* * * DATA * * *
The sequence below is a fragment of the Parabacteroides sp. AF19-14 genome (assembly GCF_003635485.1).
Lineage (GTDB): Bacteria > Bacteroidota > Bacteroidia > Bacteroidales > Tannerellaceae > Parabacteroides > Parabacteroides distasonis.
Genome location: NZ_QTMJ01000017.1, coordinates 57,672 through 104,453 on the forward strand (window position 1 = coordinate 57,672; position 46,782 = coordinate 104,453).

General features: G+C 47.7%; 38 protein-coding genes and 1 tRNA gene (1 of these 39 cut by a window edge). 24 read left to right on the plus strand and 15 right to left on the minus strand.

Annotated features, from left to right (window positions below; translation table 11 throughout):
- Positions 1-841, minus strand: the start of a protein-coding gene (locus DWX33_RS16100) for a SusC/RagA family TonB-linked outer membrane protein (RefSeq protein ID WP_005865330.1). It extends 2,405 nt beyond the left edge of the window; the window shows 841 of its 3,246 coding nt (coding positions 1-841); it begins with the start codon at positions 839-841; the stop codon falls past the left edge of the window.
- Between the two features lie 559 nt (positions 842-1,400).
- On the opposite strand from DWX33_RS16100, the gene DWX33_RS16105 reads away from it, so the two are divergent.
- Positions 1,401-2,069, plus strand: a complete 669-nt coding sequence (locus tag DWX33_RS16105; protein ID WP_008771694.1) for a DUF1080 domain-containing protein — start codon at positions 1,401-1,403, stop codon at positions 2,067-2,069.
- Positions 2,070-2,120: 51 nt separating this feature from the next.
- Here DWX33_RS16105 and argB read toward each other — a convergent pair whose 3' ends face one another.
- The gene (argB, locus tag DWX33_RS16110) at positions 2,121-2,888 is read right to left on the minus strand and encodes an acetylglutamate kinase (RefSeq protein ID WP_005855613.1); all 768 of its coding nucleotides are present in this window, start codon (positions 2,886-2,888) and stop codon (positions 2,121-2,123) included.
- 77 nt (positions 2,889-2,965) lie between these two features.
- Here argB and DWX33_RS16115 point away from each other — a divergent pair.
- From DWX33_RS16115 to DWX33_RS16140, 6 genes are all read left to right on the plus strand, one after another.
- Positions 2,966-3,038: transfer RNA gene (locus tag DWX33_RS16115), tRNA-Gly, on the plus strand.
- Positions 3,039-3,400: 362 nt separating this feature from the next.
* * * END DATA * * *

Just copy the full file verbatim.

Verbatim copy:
The sequence below is a fragment of the Parabacteroides sp. AF19-14 genome (assembly GCF_003635485.1).
Lineage (GTDB): Bacteria > Bacteroidota > Bacteroidia > Bacteroidales > Tannerellaceae > Parabacteroides > Parabacteroides distasonis.
Genome location: NZ_QTMJ01000017.1, coordinates 57,672 through 104,453 on the forward strand (window position 1 = coordinate 57,672; position 46,782 = coordinate 104,453).

General features: G+C 47.7%; 38 protein-coding genes and 1 tRNA gene (1 of these 39 cut by a window edge). 24 read left to right on the plus strand and 15 right to left on the minus strand.

Annotated features, from left to right (window positions below; translation table 11 throughout):
- Positions 1-841, minus strand: the start of a protein-coding gene (locus DWX33_RS16100) for a SusC/RagA family TonB-linked outer membrane protein (RefSeq protein ID WP_005865330.1). It extends 2,405 nt beyond the left edge of the window; the window shows 841 of its 3,246 coding nt (coding positions 1-841); it begins with the start codon at positions 839-841; the stop codon falls past the left edge of the window.
- Between the two features lie 559 nt (positions 842-1,400).
- On the opposite strand from DWX33_RS16100, the gene DWX33_RS16105 reads away from it, so the two are divergent.
- Positions 1,401-2,069, plus strand: a complete 669-nt coding sequence (locus tag DWX33_RS16105; protein ID WP_008771694.1) for a DUF1080 domain-containing protein — start codon at positions 1,401-1,403, stop codon at positions 2,067-2,069.
- Positions 2,070-2,120: 51 nt separating this feature from the next.
- Here DWX33_RS16105 and argB read toward each other — a convergent pair whose 3' ends face one another.
- The gene (argB, locus tag DWX33_RS16110) at positions 2,121-2,888 is read right to left on the minus strand and encodes an acetylglutamate kinase (RefSeq protein ID WP_005855613.1); all 768 of its coding nucleotides are present in this window, start codon (positions 2,886-2,888) and stop codon (positions 2,121-2,123) included.
- 77 nt (positions 2,889-2,965) lie between these two features.
- Here argB and DWX33_RS16115 point away from each other — a divergent pair.
- From DWX33_RS16115 to DWX33_RS16140, 6 genes are all read left to right on the plus strand, one after another.
- Positions 2,966-3,038: transfer RNA gene (locus tag DWX33_RS16115), tRNA-Gly, on the plus strand.
- Positions 3,039-3,400: 362 nt separating this feature from the next.